Keanu Reeves Digs Japan

Posted by WhenYourGodGivesYouLemons On 12:25 PM

At least that's how it appears seeing as he is set to have starring roles in a live action Cowboy Bebop movie and a movie about the legendary 47 Ronin, both highly successful entities in Japan. Reeves involvement in the Bebop adaptation was revealed way back in January and the Lebanese born Canadian-American actor will play the series title character Spike Spiegel, a bounty hunter in a future where space travel and space crime are actualities. Bebop, based on the popular anime series of the same name, is set to be released in 2011 by Fox and the series writers and creators are being courted for collaboration on the project. Right now I'm skeptical about the films ability to be a success but the fact that Reeves seems so enthusiastic about the project and Fox are trying to get as much collaboration as they can from the animes crew there is a slight possibility it could be good.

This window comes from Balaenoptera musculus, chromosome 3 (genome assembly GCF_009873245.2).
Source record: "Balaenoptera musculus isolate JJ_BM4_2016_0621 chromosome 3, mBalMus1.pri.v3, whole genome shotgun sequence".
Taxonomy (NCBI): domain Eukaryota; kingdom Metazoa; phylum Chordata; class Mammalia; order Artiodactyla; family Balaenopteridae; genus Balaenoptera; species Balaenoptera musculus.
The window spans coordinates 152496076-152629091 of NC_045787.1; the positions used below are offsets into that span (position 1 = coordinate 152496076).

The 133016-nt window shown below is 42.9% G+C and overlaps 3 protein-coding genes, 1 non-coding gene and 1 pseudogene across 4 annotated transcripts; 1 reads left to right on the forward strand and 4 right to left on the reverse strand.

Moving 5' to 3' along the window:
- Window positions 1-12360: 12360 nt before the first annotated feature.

News surrounding Reeves other Japanese adventure, 47 Ronin, have hit the web today. It appears that Universal are set to nail down a director for the film based on the legendary story of revenge by a group of loyal Samurai in 18th Century Japan. Carl Eric Rinsch, so far most famous for almost being the guy to direct the Alien prequel, is set to sign a deal with Universal which will see 47 Ronin become his first feature film. While Chris Morgan has been bought in to write the script for the fact based legend Variety are reporting that fantastical elements inspired by the Lord of the Rings will be added to the story and the fighting will mirror the awesome, highly stylised work of 300 and Gladiator. Reeves has reportedly been given a starring role in the films story but as yet no other castings have been confirmed or hinted at. Personally, I think Ken Watanabe (The Last Samurai, Memoirs of a Geisha) and Tadanobu Asano (Mongol) should be locks for the film while Nakamura Shido (Fearless, Red Cliff) would also be a good choice. Universal should look to cast Japanese actors whom Western audiences may recognise and currently these three are some of the most recognisable in the industry.I'm surprised this story has taken so long to get a Western film made after it. It's mentioned in so many films and TV shows like The Simpsons episode where they go to Japan and the Robert De Niro film Ronin. Mixing it with fantasy is an odd decision and may alienate Japanese people who have grown up on the tale, maybe Universal feel that a simple revenge story on its own will not attract audiences? Either both these projects have caught my interest and it will be interesting to see how they pan out.



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